Broom said, “I do think it’s hard work to stay at the table” but you have to be “meeting people where they are at and then you can slowly push.”
When asked about mitigating the risks for private sector businesses jumping into the affordable housing fray, Broom responded that “the bigger risk is if they don’t. You can’t sustain the community, quality of life and a healthy community – the fundamental aspects of how a community must function. We have to play a role in that.”
Apple’s Big Commitment
Microsoft’s focus is on the Seattle area, but earlier this week, Apple announced it was committing $2.5 billion to combat the housing crisis in California.
The Apple initiative is designed to accelerate and expand new housing production; jump-start long-term developments that would otherwise not be possible; help first-time buyers purchase homes; and support new housing and programs to reduce homelessness.
In partnership with California Governor Gavin Newsom, the state of California and community-based organizations, Apple is providing a significant investment that offers statewide housing support as well as funding for projects in Silicon Valley(Apple is headquartered in Cupertino, CA) and the Bay Area.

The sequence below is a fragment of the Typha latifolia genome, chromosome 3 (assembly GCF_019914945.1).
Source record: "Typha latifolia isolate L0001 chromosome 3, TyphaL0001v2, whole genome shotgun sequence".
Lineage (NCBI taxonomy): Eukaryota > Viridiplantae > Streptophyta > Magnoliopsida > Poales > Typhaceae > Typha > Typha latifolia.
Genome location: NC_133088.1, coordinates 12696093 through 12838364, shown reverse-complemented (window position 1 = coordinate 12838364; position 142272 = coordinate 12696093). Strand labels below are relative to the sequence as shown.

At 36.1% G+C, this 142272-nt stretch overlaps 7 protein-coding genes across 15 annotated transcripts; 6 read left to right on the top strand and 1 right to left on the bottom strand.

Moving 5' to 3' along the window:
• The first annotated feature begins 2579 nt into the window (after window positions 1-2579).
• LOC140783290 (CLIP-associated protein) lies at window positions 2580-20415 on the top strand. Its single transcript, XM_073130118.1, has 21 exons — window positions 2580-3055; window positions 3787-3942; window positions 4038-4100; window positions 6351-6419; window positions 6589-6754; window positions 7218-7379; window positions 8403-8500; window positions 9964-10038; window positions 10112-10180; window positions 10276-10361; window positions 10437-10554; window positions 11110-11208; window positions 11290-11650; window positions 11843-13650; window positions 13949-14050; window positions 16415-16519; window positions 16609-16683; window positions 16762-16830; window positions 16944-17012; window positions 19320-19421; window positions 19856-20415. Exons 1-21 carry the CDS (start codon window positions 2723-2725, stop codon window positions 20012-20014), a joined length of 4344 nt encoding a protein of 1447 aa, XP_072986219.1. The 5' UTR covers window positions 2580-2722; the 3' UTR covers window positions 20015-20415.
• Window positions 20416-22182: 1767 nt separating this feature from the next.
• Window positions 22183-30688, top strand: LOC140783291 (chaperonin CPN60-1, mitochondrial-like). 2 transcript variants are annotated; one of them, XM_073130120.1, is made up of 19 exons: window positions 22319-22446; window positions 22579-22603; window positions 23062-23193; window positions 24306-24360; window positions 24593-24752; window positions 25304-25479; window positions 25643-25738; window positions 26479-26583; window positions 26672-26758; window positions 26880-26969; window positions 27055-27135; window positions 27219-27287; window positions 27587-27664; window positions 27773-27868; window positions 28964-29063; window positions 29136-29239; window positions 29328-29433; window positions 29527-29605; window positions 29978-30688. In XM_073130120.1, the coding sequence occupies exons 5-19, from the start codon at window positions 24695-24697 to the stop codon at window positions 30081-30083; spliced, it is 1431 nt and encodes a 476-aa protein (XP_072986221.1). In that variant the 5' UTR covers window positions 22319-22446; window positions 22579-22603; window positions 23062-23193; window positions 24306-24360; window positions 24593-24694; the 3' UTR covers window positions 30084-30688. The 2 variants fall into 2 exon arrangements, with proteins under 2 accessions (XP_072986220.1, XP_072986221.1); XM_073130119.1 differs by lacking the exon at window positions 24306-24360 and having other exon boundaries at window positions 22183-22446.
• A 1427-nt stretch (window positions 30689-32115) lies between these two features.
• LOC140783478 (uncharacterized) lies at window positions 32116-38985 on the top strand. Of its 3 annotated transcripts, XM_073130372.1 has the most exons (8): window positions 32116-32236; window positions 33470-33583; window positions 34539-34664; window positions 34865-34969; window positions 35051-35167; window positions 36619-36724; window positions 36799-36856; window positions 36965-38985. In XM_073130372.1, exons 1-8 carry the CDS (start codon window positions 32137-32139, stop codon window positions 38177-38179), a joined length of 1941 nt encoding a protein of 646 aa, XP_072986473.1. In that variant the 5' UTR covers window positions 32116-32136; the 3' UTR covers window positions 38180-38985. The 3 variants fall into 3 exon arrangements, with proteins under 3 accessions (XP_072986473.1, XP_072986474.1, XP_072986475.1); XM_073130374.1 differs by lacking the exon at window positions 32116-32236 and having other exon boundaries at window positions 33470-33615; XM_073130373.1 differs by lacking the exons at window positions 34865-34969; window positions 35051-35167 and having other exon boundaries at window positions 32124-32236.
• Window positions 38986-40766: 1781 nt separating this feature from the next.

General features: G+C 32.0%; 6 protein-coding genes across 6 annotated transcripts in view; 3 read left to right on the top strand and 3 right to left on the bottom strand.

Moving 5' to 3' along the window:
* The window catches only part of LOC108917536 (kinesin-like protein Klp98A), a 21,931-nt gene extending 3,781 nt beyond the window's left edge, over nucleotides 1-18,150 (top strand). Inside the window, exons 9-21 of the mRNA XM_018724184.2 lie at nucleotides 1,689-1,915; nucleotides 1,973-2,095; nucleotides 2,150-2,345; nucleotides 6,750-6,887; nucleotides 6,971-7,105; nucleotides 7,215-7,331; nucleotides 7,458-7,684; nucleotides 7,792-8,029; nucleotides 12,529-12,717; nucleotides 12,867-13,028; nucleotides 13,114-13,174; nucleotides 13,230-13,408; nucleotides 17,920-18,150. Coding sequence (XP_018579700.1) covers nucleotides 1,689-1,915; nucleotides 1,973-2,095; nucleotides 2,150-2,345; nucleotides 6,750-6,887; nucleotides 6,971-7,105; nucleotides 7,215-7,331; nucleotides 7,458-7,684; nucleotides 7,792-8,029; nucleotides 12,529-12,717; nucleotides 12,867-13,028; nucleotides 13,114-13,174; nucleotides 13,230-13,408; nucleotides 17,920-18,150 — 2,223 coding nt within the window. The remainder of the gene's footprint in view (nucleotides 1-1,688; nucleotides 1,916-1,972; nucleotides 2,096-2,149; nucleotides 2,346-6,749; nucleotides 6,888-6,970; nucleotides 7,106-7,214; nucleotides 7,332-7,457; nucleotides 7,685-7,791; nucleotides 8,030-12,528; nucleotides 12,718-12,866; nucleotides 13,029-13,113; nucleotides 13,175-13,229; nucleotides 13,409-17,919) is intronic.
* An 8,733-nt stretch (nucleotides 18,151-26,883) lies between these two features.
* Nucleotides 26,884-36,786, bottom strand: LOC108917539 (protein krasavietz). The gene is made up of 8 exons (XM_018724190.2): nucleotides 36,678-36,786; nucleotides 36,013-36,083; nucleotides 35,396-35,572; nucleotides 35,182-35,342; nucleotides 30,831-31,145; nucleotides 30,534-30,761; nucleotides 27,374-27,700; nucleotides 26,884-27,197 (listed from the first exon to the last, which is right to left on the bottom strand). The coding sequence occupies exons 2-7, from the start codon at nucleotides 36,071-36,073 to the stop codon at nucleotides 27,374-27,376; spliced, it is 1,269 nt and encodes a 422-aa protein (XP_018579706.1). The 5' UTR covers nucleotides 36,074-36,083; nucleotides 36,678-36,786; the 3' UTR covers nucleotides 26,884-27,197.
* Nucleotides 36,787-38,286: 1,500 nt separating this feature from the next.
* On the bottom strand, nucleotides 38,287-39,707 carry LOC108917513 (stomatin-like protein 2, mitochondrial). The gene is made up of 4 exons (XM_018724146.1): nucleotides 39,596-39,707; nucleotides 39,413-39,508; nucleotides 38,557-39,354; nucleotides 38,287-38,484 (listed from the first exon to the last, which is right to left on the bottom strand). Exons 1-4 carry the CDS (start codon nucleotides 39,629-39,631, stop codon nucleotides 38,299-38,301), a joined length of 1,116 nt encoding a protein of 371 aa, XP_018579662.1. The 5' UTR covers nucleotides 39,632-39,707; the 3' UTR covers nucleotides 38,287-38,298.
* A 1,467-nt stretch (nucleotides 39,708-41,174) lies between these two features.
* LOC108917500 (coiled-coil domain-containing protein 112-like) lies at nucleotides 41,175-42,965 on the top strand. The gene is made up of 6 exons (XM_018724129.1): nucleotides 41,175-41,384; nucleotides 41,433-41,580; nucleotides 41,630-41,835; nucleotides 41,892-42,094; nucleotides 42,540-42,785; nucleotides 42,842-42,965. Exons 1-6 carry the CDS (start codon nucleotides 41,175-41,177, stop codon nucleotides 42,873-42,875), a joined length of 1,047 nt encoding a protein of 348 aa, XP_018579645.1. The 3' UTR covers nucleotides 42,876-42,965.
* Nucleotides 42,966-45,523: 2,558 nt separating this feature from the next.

“The sky-high cost of housing – both for homeowners and renters – is the defining quality-of-life concern for millions of families across this state, one that can only be fixed by building more housing. This partnership with Apple will allow the state of California to do just that,” Governor Newsom said in a statement.
Apple’s commitment includes:
- $1 billion affordable housing investment fund to provide the state and others with an open line of credit to develop and build additional new, very low- to moderate-income housing faster and at a lower cost.
- $1 billion first-time homebuyer mortgage assistance fund to provide aspiring homebuyers with financing and down payment assistance with a focus on essential service personnel, school employees and veterans.
- $300 million Apple-owned land in San Jose, CA will be available for the development of affordable housing.
The funding commitment to California is expected to take approximately two years to be fully utilized depending on the availability of projects. Capital returned to Apple will be reinvested in future projects over the next five years. In addition to these initiatives, Apple is working to identify private developers who, with the right financing and investment, are ready to start construction on affordable housing projects in the Bay Area immediately.
Apple will also provide $200 million to support new lower-income housing and help some of the most vulnerable populations in the Bay Area.